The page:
I'm not trying to just be one-sided in my music endeavours as well. I have many sides to myself, and my music taste. Although – everything I do has a dark tone and based in horror some way.
Still – I want to be able to express those different sides thru the bands I'm involved in. This is why I not only have BONE GNAWER and THE GROTESQUERY, but several other "projects" in the works at the moment. I just finished up recording a MCD with Noel Kemper of the bands ALTER OF GIALLO and GRUESOME STUFF RELISH on a band we are calling BROKEN GRAVESTONES. And I have plans to work with both Mark and Mike Riddick on a project called GRAVE WAX coming soon. I also appear as guest vocalist on the new SIGH album just released. As well as doing some guest vocals for the band BONE SAW on their "SAWTOPSY" CD.
Also I do a 'horror punk band' called CRYPTIDZ and we just finished up recording a 4 track demo, and did a music video for a track that ties into a horror movie short film called 2:22.
You and Rogga also work together in Bone Gnawer and it seems like you two guys really enjoy working together. I guess we can say that you two really have found each other.
How did you guys meet and what made you two decide you wanted to work together?
We meet back in 2008… over the internet when together at first we had plans to work on another band together. However, I ended up not working on that project, but later decided with Rogga to work together on BONE GNAWER.
I knew of Roggas early work with EDGE OF SANITY as well as his band PAGANIZER and RIBSPREADER. And I have always been a fan of the Swedish style Death Metal. So when I got the opportunity to be able to start speaking to Rogga online, we found that we shared a lot of the same ideas and feeling of music. And we decided to work together on a band. And it was great to be able to work together with him because working with Rogga truly gave me back the chance to do the type and style of death meta that I really wanted to return to doing.
How do you work together when composing new material?
Rogga pretty much has the freedom to create the music and the feeling and structure of the songs. I am giving the freedom to work on the lyrics the themes and concepts for the songs. This freedom works out for the best… because we trust in each others abilities to do the best for each band and the integrity of the music all together.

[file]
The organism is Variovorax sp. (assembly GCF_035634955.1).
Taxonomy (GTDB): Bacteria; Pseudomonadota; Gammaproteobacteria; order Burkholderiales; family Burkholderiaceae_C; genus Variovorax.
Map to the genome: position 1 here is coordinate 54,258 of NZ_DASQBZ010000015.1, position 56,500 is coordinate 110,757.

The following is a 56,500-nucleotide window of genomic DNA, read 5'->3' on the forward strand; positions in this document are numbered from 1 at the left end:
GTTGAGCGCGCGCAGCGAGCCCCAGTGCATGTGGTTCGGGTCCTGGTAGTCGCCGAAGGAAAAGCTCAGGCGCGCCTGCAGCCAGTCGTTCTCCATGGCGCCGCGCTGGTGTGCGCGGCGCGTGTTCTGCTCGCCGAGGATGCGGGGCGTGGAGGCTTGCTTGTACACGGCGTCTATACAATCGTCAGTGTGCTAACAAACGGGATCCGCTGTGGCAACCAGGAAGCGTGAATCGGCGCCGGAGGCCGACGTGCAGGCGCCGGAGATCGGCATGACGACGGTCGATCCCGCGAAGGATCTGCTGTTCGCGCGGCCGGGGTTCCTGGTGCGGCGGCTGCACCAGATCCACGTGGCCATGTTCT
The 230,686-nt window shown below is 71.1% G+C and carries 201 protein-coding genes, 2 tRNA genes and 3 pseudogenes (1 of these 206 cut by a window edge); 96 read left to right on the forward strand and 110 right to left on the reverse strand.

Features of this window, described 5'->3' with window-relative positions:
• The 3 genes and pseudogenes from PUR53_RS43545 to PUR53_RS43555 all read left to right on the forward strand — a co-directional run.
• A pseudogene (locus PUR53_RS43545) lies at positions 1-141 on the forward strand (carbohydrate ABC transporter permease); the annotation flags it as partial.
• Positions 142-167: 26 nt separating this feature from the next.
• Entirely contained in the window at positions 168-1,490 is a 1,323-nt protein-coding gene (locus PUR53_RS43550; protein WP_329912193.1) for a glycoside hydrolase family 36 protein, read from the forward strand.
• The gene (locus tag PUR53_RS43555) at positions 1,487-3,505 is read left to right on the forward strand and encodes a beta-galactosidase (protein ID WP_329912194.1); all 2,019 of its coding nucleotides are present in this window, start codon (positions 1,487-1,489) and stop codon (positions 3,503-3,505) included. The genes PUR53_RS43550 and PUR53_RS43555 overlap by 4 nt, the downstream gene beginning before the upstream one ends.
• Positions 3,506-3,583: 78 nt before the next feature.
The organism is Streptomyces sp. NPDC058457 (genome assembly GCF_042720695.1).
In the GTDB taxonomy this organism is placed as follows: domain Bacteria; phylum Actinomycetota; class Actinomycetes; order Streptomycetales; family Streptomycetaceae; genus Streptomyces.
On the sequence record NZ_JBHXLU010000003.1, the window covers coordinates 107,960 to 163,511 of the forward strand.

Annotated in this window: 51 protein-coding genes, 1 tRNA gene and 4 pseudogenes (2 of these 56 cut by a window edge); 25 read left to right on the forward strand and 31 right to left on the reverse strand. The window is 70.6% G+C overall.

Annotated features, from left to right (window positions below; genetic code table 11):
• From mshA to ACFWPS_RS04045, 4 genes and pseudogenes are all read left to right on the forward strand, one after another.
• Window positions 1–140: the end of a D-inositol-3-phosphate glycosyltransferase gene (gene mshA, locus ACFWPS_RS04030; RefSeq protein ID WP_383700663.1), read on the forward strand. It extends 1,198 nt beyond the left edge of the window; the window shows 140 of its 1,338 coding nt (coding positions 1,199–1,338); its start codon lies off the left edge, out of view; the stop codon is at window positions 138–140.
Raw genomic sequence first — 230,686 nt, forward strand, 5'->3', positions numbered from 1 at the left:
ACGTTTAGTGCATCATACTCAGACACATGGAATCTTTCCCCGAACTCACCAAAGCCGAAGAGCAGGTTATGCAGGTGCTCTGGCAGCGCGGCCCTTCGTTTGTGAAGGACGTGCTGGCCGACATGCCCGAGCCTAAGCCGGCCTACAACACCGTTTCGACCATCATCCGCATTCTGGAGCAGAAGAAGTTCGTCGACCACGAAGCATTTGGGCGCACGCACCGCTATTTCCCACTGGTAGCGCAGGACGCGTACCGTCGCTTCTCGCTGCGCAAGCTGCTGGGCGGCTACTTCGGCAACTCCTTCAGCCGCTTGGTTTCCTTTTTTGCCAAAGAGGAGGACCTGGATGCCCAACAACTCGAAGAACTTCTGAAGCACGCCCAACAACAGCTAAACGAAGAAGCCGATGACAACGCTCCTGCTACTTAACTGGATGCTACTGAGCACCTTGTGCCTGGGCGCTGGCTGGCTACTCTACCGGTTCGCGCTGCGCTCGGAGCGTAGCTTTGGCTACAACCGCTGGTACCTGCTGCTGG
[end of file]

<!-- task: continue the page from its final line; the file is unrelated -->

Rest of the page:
Working with these Swedes and the Norwegian Brynjar, do you learn the languages or at least some Scandinavian words?
Nope… I have trouble enough with English… let alone Swedish. Haha! I do know that my name – KAM – sounds like the Swedish way to say – comb. But I learned that years ago from the members of GRAVE.
When you released your first albums with Massacre back in 1991, the only way the fans could hear the album was to buy or lend the physical CD. Today we have the internet where everybody can listen to it online and for free. How do you see this development and what are the most positive and negative aspects as you see it?
Personally – I hate it! It's killing record and CD sales, and it's sad. But what can one do in this modern world? Everyone wants stuff for 'free'- so it's hard to fight a system that allows everyone to do 'free downloads'. I hate it… but what can we do? There is only those very very few people out there with an integrity and any honour to actually support a band 100% – to actually purchase the bands CDs and merchandise. And besides… everyone is all about computers… i-pods… i-phones.. and little pocket gadgets. No one wants cool collections anymore… because the CDs take up too much house space… and such and such. Everything is about condensing and small and compact.
Have you ever downloaded music illegal yourself?
No! I feel in order to really support a band… one must really buy their "music" or their "merchandise". I don't even own an i-pod.
Do you think there will be a future for CD's again or is it all lost to technology?
I feel it's sadly going away… but hopefully there will still be some kind of a market for it. Like with vinyl… but it will be very limited to just the collectors. I still think there are some people out there that prefer to actually hold a product in their hands… and people that still will support bands by purchasing this format. But I also feel it's going to become something of a rare – collectors item type thing.